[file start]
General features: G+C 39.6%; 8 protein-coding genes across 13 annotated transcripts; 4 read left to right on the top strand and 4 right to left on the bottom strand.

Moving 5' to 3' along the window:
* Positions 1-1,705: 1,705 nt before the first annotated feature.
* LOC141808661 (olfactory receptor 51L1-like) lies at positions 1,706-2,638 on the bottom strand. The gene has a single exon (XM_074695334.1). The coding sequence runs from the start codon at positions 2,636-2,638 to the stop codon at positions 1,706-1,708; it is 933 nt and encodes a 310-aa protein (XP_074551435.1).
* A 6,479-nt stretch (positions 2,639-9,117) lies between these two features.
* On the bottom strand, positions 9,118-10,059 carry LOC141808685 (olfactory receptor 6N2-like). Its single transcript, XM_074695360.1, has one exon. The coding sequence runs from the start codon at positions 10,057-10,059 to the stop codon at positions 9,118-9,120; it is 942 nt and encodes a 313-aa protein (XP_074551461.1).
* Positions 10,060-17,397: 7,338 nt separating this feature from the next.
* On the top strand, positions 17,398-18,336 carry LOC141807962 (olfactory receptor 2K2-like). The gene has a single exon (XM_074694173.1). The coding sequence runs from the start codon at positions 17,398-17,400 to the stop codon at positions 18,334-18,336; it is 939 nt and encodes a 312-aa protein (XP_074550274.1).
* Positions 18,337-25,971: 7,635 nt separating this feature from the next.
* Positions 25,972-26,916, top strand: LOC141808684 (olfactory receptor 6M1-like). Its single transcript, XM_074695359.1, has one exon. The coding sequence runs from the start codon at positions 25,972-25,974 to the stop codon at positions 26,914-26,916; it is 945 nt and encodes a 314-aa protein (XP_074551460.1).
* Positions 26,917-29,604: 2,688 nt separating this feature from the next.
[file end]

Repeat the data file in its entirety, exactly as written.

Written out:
General features: G+C 39.6%; 8 protein-coding genes across 13 annotated transcripts; 4 read left to right on the top strand and 4 right to left on the bottom strand.

Moving 5' to 3' along the window:
* Positions 1-1,705: 1,705 nt before the first annotated feature.
* LOC141808661 (olfactory receptor 51L1-like) lies at positions 1,706-2,638 on the bottom strand. The gene has a single exon (XM_074695334.1). The coding sequence runs from the start codon at positions 2,636-2,638 to the stop codon at positions 1,706-1,708; it is 933 nt and encodes a 310-aa protein (XP_074551435.1).
* A 6,479-nt stretch (positions 2,639-9,117) lies between these two features.
* On the bottom strand, positions 9,118-10,059 carry LOC141808685 (olfactory receptor 6N2-like). Its single transcript, XM_074695360.1, has one exon. The coding sequence runs from the start codon at positions 10,057-10,059 to the stop codon at positions 9,118-9,120; it is 942 nt and encodes a 313-aa protein (XP_074551461.1).
* Positions 10,060-17,397: 7,338 nt separating this feature from the next.
* On the top strand, positions 17,398-18,336 carry LOC141807962 (olfactory receptor 2K2-like). The gene has a single exon (XM_074694173.1). The coding sequence runs from the start codon at positions 17,398-17,400 to the stop codon at positions 18,334-18,336; it is 939 nt and encodes a 312-aa protein (XP_074550274.1).
* Positions 18,337-25,971: 7,635 nt separating this feature from the next.
* Positions 25,972-26,916, top strand: LOC141808684 (olfactory receptor 6M1-like). Its single transcript, XM_074695359.1, has one exon. The coding sequence runs from the start codon at positions 25,972-25,974 to the stop codon at positions 26,914-26,916; it is 945 nt and encodes a 314-aa protein (XP_074551460.1).
* Positions 26,917-29,604: 2,688 nt separating this feature from the next.